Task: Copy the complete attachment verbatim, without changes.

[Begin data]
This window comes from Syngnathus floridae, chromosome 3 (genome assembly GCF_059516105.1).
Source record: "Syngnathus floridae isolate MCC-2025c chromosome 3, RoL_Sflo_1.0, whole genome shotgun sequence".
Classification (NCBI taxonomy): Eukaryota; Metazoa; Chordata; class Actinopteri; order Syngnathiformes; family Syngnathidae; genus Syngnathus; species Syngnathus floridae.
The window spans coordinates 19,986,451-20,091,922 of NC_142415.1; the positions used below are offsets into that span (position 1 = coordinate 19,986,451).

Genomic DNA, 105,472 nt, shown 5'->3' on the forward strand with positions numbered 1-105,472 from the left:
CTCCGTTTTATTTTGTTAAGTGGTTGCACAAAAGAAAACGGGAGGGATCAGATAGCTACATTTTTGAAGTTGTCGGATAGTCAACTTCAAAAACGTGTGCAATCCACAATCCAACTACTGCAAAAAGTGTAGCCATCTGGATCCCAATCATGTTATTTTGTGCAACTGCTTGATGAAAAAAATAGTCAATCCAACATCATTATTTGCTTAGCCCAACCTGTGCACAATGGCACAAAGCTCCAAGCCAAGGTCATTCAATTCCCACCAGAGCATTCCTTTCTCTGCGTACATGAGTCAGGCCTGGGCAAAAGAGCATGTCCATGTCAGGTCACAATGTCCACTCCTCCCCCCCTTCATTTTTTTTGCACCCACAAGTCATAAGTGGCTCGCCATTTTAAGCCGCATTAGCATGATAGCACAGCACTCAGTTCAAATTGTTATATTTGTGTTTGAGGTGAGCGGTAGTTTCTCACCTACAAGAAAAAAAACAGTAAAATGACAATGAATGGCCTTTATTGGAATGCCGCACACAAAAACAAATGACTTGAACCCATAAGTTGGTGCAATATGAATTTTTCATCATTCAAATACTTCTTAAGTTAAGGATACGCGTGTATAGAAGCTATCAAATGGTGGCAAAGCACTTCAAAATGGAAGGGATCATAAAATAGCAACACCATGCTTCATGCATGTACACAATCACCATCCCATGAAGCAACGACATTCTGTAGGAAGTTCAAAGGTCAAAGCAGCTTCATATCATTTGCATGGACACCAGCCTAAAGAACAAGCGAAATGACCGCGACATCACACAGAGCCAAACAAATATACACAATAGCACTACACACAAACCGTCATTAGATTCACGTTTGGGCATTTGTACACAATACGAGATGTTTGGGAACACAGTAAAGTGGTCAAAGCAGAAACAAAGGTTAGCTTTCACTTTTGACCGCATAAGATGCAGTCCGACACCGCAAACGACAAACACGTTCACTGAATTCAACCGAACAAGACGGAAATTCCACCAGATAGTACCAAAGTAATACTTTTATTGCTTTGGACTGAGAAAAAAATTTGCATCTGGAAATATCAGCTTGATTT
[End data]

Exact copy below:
This window comes from Syngnathus floridae, chromosome 3 (genome assembly GCF_059516105.1).
Source record: "Syngnathus floridae isolate MCC-2025c chromosome 3, RoL_Sflo_1.0, whole genome shotgun sequence".
Classification (NCBI taxonomy): Eukaryota; Metazoa; Chordata; class Actinopteri; order Syngnathiformes; family Syngnathidae; genus Syngnathus; species Syngnathus floridae.
The window spans coordinates 19,986,451-20,091,922 of NC_142415.1; the positions used below are offsets into that span (position 1 = coordinate 19,986,451).

Genomic DNA, 105,472 nt, shown 5'->3' on the forward strand with positions numbered 1-105,472 from the left:
CTCCGTTTTATTTTGTTAAGTGGTTGCACAAAAGAAAACGGGAGGGATCAGATAGCTACATTTTTGAAGTTGTCGGATAGTCAACTTCAAAAACGTGTGCAATCCACAATCCAACTACTGCAAAAAGTGTAGCCATCTGGATCCCAATCATGTTATTTTGTGCAACTGCTTGATGAAAAAAATAGTCAATCCAACATCATTATTTGCTTAGCCCAACCTGTGCACAATGGCACAAAGCTCCAAGCCAAGGTCATTCAATTCCCACCAGAGCATTCCTTTCTCTGCGTACATGAGTCAGGCCTGGGCAAAAGAGCATGTCCATGTCAGGTCACAATGTCCACTCCTCCCCCCCTTCATTTTTTTTGCACCCACAAGTCATAAGTGGCTCGCCATTTTAAGCCGCATTAGCATGATAGCACAGCACTCAGTTCAAATTGTTATATTTGTGTTTGAGGTGAGCGGTAGTTTCTCACCTACAAGAAAAAAAACAGTAAAATGACAATGAATGGCCTTTATTGGAATGCCGCACACAAAAACAAATGACTTGAACCCATAAGTTGGTGCAATATGAATTTTTCATCATTCAAATACTTCTTAAGTTAAGGATACGCGTGTATAGAAGCTATCAAATGGTGGCAAAGCACTTCAAAATGGAAGGGATCATAAAATAGCAACACCATGCTTCATGCATGTACACAATCACCATCCCATGAAGCAACGACATTCTGTAGGAAGTTCAAAGGTCAAAGCAGCTTCATATCATTTGCATGGACACCAGCCTAAAGAACAAGCGAAATGACCGCGACATCACACAGAGCCAAACAAATATACACAATAGCACTACACACAAACCGTCATTAGATTCACGTTTGGGCATTTGTACACAATACGAGATGTTTGGGAACACAGTAAAGTGGTCAAAGCAGAAACAAAGGTTAGCTTTCACTTTTGACCGCATAAGATGCAGTCCGACACCGCAAACGACAAACACGTTCACTGAATTCAACCGAACAAGACGGAAATTCCACCAGATAGTACCAAAGTAATACTTTTATTGCTTTGGACTGAGAAAAAAATTTGCATCTGGAAATATCAGCTTGATTT